Sometimes referred to as: asthma attack
Asthma is a chronic disease that causes airways to become inflamed, making it hard to breathe.
Cases Per Year (US)
Data from 2011 to 2016 found a prevalence of reported asthma of 68 cases per thousand people.
More than 25 million people in the United States suffer from asthma. This is 7.7% of adults and 8.4% of children.
Swelling of the airways, difficulty breathing, hospitalization, and in rare cases, asthma-related death.
Causes and Symptoms
Can asthma occur at any time of life?
Asthma is a chronic disease that causes swelling of the airways. This results in narrowing of the airways that carry air from the nose and mouth into the lungs. Allergens or irritating substances entering the lungs can trigger asthma symptoms. For unknown reasons, asthma is more commonly diagnosed in children than adults, but can be diagnosed at any age.
What are the signs and symptoms of asthma?
Classic symptoms of asthma are shortness of breath, cough, wheezing, and chest tightness. Symptoms can vary over time in their occurrence, frequency, and intensity.
Are certain groups people at higher risk for developing asthma or asthma-related complications?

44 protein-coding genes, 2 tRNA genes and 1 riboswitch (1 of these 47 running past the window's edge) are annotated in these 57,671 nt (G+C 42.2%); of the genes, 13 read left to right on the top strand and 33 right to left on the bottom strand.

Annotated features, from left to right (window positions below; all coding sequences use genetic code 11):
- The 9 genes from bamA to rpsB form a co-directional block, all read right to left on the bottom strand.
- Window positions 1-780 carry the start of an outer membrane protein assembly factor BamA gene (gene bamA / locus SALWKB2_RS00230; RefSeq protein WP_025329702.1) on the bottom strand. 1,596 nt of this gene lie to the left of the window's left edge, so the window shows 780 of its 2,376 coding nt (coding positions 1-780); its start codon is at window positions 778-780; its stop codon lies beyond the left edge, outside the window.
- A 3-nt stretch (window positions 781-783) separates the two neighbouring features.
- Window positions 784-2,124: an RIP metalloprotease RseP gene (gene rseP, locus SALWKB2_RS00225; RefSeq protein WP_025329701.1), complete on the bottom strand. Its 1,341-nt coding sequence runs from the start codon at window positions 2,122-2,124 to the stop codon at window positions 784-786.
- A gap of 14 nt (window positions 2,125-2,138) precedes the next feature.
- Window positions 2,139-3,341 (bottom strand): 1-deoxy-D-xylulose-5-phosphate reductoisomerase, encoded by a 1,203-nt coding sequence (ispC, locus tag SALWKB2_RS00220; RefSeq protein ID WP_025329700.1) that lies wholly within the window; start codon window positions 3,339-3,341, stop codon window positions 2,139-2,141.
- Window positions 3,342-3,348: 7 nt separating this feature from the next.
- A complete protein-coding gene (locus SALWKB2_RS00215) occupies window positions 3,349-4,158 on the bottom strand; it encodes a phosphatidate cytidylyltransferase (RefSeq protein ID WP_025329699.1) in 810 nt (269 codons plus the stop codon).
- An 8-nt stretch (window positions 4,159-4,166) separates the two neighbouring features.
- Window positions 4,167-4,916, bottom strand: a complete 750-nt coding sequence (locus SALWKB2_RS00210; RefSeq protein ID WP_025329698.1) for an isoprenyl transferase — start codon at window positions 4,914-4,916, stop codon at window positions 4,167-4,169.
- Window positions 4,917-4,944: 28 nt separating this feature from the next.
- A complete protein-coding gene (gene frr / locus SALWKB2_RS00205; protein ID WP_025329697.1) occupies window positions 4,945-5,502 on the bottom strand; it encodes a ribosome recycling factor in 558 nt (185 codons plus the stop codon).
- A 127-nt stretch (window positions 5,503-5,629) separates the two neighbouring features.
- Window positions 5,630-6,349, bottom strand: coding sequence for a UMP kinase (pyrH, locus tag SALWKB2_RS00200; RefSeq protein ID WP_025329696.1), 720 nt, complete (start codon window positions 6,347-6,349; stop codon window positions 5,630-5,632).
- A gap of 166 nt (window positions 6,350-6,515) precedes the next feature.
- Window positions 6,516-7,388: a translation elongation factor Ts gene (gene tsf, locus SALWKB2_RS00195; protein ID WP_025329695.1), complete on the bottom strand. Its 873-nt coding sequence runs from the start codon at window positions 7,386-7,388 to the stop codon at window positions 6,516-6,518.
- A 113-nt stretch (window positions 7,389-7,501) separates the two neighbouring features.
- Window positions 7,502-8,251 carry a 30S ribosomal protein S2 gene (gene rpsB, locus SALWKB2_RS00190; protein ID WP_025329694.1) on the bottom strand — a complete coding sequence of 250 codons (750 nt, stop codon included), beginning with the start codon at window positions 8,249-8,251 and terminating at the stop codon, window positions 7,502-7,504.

In America, African Americans and Hispanics (largely Puerto Ricans) have the highest rates of asthma. They also have disproportionately higher rates of hospital admissions and asthma-related death. This is thought to be connected to a combination of genetic, environmental, and economic factors.
What causes asthma?
No one knows exactly what causes asthma. Asthma tends to run in families, and scientists believe developing asthma is related to a combination of genetic and environmental factors. Environmental risk factors include exposure to pollution and cigarette smoke.
What is an asthma attack? Are there common triggers?
An asthma attack is a sudden worsening of asthma symptoms. In people with asthma, their immune system views certain triggers as foreign substances and releases chemicals that lead to narrowing in the airways. Triggers vary by person, but include outdoor and indoor allergens, chemical irritants, illnesses, weather conditions, certain medications, and stress. Triggers are more likely to increase asthma symptoms if a person’s asthma isn’t well controlled.
Diagnosis and Treatment
Connect with our physicians
Nora Lansen, MD and Jenna Katzman, NP are both members of the Galileo Clinical Team. Connect with one of our physicians about Asthma or any of the many other conditions we treat.Join Today